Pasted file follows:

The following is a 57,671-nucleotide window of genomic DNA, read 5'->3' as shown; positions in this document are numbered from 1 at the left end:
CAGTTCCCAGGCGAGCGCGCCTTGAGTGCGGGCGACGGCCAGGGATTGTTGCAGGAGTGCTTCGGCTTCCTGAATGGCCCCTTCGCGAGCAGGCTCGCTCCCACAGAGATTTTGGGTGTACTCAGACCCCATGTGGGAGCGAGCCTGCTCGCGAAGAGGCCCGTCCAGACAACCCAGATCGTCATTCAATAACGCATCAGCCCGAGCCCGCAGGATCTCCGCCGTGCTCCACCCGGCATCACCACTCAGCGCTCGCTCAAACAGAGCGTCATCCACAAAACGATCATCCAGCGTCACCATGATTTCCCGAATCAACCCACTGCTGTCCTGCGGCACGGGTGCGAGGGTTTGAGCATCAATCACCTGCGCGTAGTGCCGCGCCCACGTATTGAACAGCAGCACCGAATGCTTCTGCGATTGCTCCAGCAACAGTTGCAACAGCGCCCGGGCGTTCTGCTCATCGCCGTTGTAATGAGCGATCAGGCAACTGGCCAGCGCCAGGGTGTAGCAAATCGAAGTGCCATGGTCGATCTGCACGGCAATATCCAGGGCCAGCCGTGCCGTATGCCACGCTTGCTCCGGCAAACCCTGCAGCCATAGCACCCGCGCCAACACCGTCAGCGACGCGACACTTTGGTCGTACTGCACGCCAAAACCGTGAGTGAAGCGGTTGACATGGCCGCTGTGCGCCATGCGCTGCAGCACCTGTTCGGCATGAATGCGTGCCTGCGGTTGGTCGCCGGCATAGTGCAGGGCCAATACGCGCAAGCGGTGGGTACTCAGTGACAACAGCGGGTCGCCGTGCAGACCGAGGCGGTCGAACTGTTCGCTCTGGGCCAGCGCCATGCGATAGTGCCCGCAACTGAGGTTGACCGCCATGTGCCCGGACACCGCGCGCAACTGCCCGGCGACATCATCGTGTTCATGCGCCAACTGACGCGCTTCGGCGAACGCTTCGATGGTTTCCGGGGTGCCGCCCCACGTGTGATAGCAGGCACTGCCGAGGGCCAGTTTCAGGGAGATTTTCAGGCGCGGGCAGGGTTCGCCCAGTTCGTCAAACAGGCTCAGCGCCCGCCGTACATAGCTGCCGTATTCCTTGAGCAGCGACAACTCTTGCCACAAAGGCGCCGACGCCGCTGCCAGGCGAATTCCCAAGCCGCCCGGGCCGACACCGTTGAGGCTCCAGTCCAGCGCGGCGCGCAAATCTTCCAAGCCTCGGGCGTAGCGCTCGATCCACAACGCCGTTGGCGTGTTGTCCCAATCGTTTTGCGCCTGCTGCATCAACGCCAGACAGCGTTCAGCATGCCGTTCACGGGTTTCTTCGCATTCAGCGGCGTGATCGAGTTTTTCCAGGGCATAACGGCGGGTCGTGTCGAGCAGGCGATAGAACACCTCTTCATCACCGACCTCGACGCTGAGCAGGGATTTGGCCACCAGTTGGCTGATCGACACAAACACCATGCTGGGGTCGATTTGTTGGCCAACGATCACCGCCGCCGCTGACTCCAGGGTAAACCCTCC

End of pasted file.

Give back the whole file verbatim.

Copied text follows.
The following is a 57,671-nucleotide window of genomic DNA, read 5'->3' as shown; positions in this document are numbered from 1 at the left end:
CAGTTCCCAGGCGAGCGCGCCTTGAGTGCGGGCGACGGCCAGGGATTGTTGCAGGAGTGCTTCGGCTTCCTGAATGGCCCCTTCGCGAGCAGGCTCGCTCCCACAGAGATTTTGGGTGTACTCAGACCCCATGTGGGAGCGAGCCTGCTCGCGAAGAGGCCCGTCCAGACAACCCAGATCGTCATTCAATAACGCATCAGCCCGAGCCCGCAGGATCTCCGCCGTGCTCCACCCGGCATCACCACTCAGCGCTCGCTCAAACAGAGCGTCATCCACAAAACGATCATCCAGCGTCACCATGATTTCCCGAATCAACCCACTGCTGTCCTGCGGCACGGGTGCGAGGGTTTGAGCATCAATCACCTGCGCGTAGTGCCGCGCCCACGTATTGAACAGCAGCACCGAATGCTTCTGCGATTGCTCCAGCAACAGTTGCAACAGCGCCCGGGCGTTCTGCTCATCGCCGTTGTAATGAGCGATCAGGCAACTGGCCAGCGCCAGGGTGTAGCAAATCGAAGTGCCATGGTCGATCTGCACGGCAATATCCAGGGCCAGCCGTGCCGTATGCCACGCTTGCTCCGGCAAACCCTGCAGCCATAGCACCCGCGCCAACACCGTCAGCGACGCGACACTTTGGTCGTACTGCACGCCAAAACCGTGAGTGAAGCGGTTGACATGGCCGCTGTGCGCCATGCGCTGCAGCACCTGTTCGGCATGAATGCGTGCCTGCGGTTGGTCGCCGGCATAGTGCAGGGCCAATACGCGCAAGCGGTGGGTACTCAGTGACAACAGCGGGTCGCCGTGCAGACCGAGGCGGTCGAACTGTTCGCTCTGGGCCAGCGCCATGCGATAGTGCCCGCAACTGAGGTTGACCGCCATGTGCCCGGACACCGCGCGCAACTGCCCGGCGACATCATCGTGTTCATGCGCCAACTGACGCGCTTCGGCGAACGCTTCGATGGTTTCCGGGGTGCCGCCCCACGTGTGATAGCAGGCACTGCCGAGGGCCAGTTTCAGGGAGATTTTCAGGCGCGGGCAGGGTTCGCCCAGTTCGTCAAACAGGCTCAGCGCCCGCCGTACATAGCTGCCGTATTCCTTGAGCAGCGACAACTCTTGCCACAAAGGCGCCGACGCCGCTGCCAGGCGAATTCCCAAGCCGCCCGGGCCGACACCGTTGAGGCTCCAGTCCAGCGCGGCGCGCAAATCTTCCAAGCCTCGGGCGTAGCGCTCGATCCACAACGCCGTTGGCGTGTTGTCCCAATCGTTTTGCGCCTGCTGCATCAACGCCAGACAGCGTTCAGCATGCCGTTCACGGGTTTCTTCGCATTCAGCGGCGTGATCGAGTTTTTCCAGGGCATAACGGCGGGTCGTGTCGAGCAGGCGATAGAACACCTCTTCATCACCGACCTCGACGCTGAGCAGGGATTTGGCCACCAGTTGGCTGATCGACACAAACACCATGCTGGGGTCGATTTGTTGGCCAACGATCACCGCCGCCGCTGACTCCAGGGTAAACCCTCC